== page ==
mother and son holding hands (autism diagnosis)Last month my son was officially diagnosed with autism.

It is something we had suspected, but it was confirmed with a visit to Beacon Assessment Center. While the visit with our therapist was helpful and gentle, it was an unforgettable day. An autism diagnosis is life changing for the child and the family. It gives you access to support, community, and resources that will help your family thrive. It also gives your family a new and unexpected label.

As we told family and friends, everyone offered support or prayers. Almost everyone had a story to share about a family member or friend diagnosed with autism. Everyone attempted to educate us or make us feel better. It was helpful to process our feelings and get the support of our family and friends. However, there were a few things I would’ve rather heard during that first week.

Here are the five things I wish someone had told me in the days after my son received his autism diagnosis.

1. Don’t blame yourself.

When doctors tell you, “There’s nothing you could’ve done to change this,” they are telling the truth. Do not go home and go down the Google rabbit hole about all things autism. If you do, you will encounter all sorts of speculation and misinformation. Similarly, don’t waste time scouring the internet for information about how autism will affect your marriage, your other children, and your family. Yes, it’s important to know that this diagnosis may change some of your family dynamics. But it can also move you forward in being the best versions of yourselves, if you let it.

2. You don’t need to become an expert on autism today.

It’s wise to become informed, but don’t rush into information overload. Begin with evidence-based resources only. When the time is right, it will be helpful to listen to other people’s stories about their children and hear what therapies have benefited them. Every story is unique, but you’re at the beginning of your journey. You don’t need to know the ins and outs of the diagnosis on day one. Just focus your efforts on processing your feelings and addressing the next set of needs.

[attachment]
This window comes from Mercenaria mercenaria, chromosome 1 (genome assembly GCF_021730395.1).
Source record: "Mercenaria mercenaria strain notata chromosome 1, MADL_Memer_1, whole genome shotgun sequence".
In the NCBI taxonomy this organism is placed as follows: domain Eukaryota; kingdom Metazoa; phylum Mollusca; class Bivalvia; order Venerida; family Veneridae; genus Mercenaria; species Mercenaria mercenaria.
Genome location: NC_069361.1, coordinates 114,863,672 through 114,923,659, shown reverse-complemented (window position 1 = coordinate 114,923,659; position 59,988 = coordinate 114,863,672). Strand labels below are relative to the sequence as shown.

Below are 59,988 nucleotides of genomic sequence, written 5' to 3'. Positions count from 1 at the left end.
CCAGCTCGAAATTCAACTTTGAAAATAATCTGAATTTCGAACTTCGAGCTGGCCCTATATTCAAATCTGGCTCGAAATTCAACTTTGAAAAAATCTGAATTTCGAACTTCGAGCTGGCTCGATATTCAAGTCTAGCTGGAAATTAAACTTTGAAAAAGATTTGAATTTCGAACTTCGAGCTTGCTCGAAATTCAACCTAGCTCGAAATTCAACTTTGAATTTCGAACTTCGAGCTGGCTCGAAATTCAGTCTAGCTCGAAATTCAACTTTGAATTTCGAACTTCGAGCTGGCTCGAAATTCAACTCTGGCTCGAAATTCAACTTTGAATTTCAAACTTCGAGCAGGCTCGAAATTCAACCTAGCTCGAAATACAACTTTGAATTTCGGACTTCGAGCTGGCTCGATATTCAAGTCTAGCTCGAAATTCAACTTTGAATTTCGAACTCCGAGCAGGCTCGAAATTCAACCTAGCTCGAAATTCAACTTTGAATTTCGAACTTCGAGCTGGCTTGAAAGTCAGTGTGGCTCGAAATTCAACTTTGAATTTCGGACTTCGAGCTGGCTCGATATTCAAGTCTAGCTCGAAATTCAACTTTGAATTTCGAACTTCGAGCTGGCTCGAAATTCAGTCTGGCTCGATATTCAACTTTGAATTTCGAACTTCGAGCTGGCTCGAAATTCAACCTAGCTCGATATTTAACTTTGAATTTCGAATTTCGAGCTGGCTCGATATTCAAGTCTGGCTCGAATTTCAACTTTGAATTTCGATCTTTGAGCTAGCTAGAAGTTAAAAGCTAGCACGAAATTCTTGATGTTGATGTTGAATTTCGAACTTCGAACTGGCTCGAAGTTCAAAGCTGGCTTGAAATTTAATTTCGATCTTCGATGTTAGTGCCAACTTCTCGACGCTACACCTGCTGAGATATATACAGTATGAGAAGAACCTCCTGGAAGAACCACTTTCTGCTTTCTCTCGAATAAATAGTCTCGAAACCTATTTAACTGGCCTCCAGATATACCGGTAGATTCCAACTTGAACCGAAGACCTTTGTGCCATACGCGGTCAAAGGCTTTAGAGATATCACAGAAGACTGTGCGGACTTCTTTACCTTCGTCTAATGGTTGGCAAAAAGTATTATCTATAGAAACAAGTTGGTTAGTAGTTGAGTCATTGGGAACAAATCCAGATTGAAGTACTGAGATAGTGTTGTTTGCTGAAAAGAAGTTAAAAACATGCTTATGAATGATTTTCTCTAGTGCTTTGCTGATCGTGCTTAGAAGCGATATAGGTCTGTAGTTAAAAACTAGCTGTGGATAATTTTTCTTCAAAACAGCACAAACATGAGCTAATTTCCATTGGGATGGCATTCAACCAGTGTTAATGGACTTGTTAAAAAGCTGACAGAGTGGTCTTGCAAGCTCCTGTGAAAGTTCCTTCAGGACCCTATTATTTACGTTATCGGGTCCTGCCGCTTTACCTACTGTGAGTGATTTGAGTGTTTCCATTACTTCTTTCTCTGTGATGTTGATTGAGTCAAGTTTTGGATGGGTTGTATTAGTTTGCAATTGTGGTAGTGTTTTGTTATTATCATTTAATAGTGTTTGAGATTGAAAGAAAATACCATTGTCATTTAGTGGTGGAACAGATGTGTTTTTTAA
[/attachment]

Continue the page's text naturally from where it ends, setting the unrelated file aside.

3. Start all the paperwork as soon as possible.

The day you get your diagnosis and recommendations for treatment on paper is the first day you can make appointments and insurance adjustments. You will need to get comfortable with advocacy. Although the systems are there to help you, these systems are inundated with requests and can only do so much in a day. Give them grace, but stay on top of your deadlines and theirs. Create an organized and efficient paperwork process. Triple check yourself, because you’re human and a mom. Get comfortable asking for help, because you’re going to need it in every area. 

4. It’s OK to adjust your parenting style.

You may not want to treat each of your kids differently. You don’t want one to feel singled out. Fortunately, each of our children actually needs a different parent. We cannot parent each kid the same way — it wouldn’t be fair to them, because no two kids are alike. Give yourself time to collect the right resources and space to grow where you need. 

5. Your feelings are valid, but feelings aren’t permanent.

Your feelings about autism will evolve over the course of your journey. It’s OK to take your time processing this news. It’s OK to feel overwhelmed. But whenever you do feel overwhelmed, remember these two facts: You’re the exact person this kid needs support from, and you’re an amazing mother. 

Dashanna Hanlon
Dashanna was born in Michigan and raised between there and Virginia. She moved to Massachusetts in 2011 after getting a bachelor’s degree in English and gender studies from the University of Pittsburgh. She married her favorite Massachusetts native (Tom) seven years ago. Together they have two sons, Lucas and Isaiah, born in 2018 and 2019. Becoming a parent ignited a passion for supporting others, and Dashanna became a doula before the birth of her second son. She is now the owner of Caring for Mamas, working with families all over Massachusetts and New Hampshire. She loves fresh-squeezed lemonade, good music, and helping and supporting families.


  1. Welcome to the Autism community!

    I’m neurodivergent and my 5 year old daughter is Autistic.

    I highly recommend joining Facebook groups for 2 orgs: Raising Harts and Parents of ASD South Shore (you’re welcome from anywhere in MA)

    Raising Harts hosts an open gym once a month that is so so fun. Hope to see you there!

    Finding others who get it to be your network is life changing

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